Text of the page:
Complex City: All in a Day's Work |
by J.E. Smith
(Better Comics, 2003)
A walking, talking bulldog cop? An adolescent scientific genius with a mechanical gauntlet capable of detecting radiation? An older, even more brilliant scientist named Doctor Handsome?? All this, plus a lovesick superhero, a rampaging robot with two human brains, and magical (at least they'd like you to think they are) "critters" from near the Earth's core!!
This is the recipe for a decidedly different comic book called Complex City. Early issues of the series, originally printed in 2000, have been reprinted in a new collection, All in a Day's Work.
Inspector Bulldog Malone is the hard-boiled top cop of a place called, well, Complex City. One of the most advanced, and popular cities in the nation, it also has more than it's share of weirdness; but then, what would you expect from a burg that boasts a two-footed canine cop?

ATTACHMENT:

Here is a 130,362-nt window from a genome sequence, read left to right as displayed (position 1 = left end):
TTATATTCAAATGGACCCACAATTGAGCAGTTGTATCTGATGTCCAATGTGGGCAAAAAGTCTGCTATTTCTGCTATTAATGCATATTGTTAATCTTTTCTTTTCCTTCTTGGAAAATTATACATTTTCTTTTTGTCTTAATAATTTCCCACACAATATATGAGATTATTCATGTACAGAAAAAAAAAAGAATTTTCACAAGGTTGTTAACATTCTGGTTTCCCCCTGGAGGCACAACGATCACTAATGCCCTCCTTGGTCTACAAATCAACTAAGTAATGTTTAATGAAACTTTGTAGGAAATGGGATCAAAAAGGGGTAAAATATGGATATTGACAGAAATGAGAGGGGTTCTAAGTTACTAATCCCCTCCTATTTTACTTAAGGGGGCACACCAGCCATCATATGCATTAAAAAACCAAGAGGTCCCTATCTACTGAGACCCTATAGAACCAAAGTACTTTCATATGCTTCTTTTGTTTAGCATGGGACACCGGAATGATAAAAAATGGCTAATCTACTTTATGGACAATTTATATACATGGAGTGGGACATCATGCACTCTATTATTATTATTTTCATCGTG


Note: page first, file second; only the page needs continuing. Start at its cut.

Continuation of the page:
J.E. Smith is the creator, writer and artist of this strangely appealing comic, and, in my try-to-be-humble opinion, he's on to something.
The first issue does a respectable job of introducing new readers to the city and its main players, as well as providing a solid amount of story, as Malone confronts and outsmarts a shadowling, discovers the contents of the box it was safeguarding and is confronted by a murderous man-robot. The following three issues are also strong on storyline and characterization, which seems to be Smith's strong suit.
What's good about this book? Besides characterization and storyline, the sheer scope of imagination and bold originality, which, in today's comic market, is a near-miracle in itself.
What needs work is the art. Smith's pencils, while well-defined and of original style, still have a very amateurish look about them, which may hinder the book from competing with other comic works out there. Still, Complex City is unlike any other comic work on the racks today, and is recommended for readers of all ages.